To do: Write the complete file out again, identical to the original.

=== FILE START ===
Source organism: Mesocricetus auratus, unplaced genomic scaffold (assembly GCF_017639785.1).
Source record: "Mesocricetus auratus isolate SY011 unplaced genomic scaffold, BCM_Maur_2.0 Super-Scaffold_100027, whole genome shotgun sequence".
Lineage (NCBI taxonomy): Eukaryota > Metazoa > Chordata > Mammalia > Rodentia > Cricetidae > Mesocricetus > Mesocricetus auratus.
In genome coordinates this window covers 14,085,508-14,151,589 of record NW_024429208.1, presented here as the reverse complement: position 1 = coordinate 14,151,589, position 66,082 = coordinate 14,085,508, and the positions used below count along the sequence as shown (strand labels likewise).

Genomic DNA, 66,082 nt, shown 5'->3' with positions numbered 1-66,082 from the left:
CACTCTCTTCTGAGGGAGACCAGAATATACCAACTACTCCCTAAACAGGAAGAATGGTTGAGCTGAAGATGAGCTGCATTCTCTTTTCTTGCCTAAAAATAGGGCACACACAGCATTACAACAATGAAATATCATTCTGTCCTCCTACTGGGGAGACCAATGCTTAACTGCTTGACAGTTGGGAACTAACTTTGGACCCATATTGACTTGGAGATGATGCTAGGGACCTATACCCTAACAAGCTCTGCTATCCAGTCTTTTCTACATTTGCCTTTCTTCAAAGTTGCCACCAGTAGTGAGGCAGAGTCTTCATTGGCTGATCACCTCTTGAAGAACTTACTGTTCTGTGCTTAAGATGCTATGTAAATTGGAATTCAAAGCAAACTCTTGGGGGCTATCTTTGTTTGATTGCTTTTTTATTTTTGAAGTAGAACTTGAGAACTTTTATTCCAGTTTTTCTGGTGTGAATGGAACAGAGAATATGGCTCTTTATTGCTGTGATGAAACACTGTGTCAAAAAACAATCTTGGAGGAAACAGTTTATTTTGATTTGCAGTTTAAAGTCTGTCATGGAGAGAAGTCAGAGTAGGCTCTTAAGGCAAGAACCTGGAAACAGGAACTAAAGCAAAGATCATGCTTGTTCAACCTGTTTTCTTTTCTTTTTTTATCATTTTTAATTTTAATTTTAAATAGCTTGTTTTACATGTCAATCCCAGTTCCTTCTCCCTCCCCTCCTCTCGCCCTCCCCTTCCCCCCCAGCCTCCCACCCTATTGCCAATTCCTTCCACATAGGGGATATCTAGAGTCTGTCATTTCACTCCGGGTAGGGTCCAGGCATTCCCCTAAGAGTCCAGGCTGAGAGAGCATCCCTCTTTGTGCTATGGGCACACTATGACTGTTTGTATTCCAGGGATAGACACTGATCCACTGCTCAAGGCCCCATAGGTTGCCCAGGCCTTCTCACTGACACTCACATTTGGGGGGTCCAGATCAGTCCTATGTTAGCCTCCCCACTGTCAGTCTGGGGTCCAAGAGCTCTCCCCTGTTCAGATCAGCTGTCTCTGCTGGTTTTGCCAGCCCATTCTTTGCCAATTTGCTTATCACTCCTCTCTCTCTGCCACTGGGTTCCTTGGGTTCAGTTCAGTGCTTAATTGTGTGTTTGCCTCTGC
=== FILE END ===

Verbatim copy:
Source organism: Mesocricetus auratus, unplaced genomic scaffold (assembly GCF_017639785.1).
Source record: "Mesocricetus auratus isolate SY011 unplaced genomic scaffold, BCM_Maur_2.0 Super-Scaffold_100027, whole genome shotgun sequence".
Lineage (NCBI taxonomy): Eukaryota > Metazoa > Chordata > Mammalia > Rodentia > Cricetidae > Mesocricetus > Mesocricetus auratus.
In genome coordinates this window covers 14,085,508-14,151,589 of record NW_024429208.1, presented here as the reverse complement: position 1 = coordinate 14,151,589, position 66,082 = coordinate 14,085,508, and the positions used below count along the sequence as shown (strand labels likewise).

Genomic DNA, 66,082 nt, shown 5'->3' with positions numbered 1-66,082 from the left:
CACTCTCTTCTGAGGGAGACCAGAATATACCAACTACTCCCTAAACAGGAAGAATGGTTGAGCTGAAGATGAGCTGCATTCTCTTTTCTTGCCTAAAAATAGGGCACACACAGCATTACAACAATGAAATATCATTCTGTCCTCCTACTGGGGAGACCAATGCTTAACTGCTTGACAGTTGGGAACTAACTTTGGACCCATATTGACTTGGAGATGATGCTAGGGACCTATACCCTAACAAGCTCTGCTATCCAGTCTTTTCTACATTTGCCTTTCTTCAAAGTTGCCACCAGTAGTGAGGCAGAGTCTTCATTGGCTGATCACCTCTTGAAGAACTTACTGTTCTGTGCTTAAGATGCTATGTAAATTGGAATTCAAAGCAAACTCTTGGGGGCTATCTTTGTTTGATTGCTTTTTTATTTTTGAAGTAGAACTTGAGAACTTTTATTCCAGTTTTTCTGGTGTGAATGGAACAGAGAATATGGCTCTTTATTGCTGTGATGAAACACTGTGTCAAAAAACAATCTTGGAGGAAACAGTTTATTTTGATTTGCAGTTTAAAGTCTGTCATGGAGAGAAGTCAGAGTAGGCTCTTAAGGCAAGAACCTGGAAACAGGAACTAAAGCAAAGATCATGCTTGTTCAACCTGTTTTCTTTTCTTTTTTTATCATTTTTAATTTTAATTTTAAATAGCTTGTTTTACATGTCAATCCCAGTTCCTTCTCCCTCCCCTCCTCTCGCCCTCCCCTTCCCCCCCAGCCTCCCACCCTATTGCCAATTCCTTCCACATAGGGGATATCTAGAGTCTGTCATTTCACTCCGGGTAGGGTCCAGGCATTCCCCTAAGAGTCCAGGCTGAGAGAGCATCCCTCTTTGTGCTATGGGCACACTATGACTGTTTGTATTCCAGGGATAGACACTGATCCACTGCTCAAGGCCCCATAGGTTGCCCAGGCCTTCTCACTGACACTCACATTTGGGGGGTCCAGATCAGTCCTATGTTAGCCTCCCCACTGTCAGTCTGGGGTCCAAGAGCTCTCCCCTGTTCAGATCAGCTGTCTCTGCTGGTTTTGCCAGCCCATTCTTTGCCAATTTGCTTATCACTCCTCTCTCTCTGCCACTGGGTTCCTTGGGTTCAGTTCAGTGCTTAATTGTGTGTTTGCCTCTGC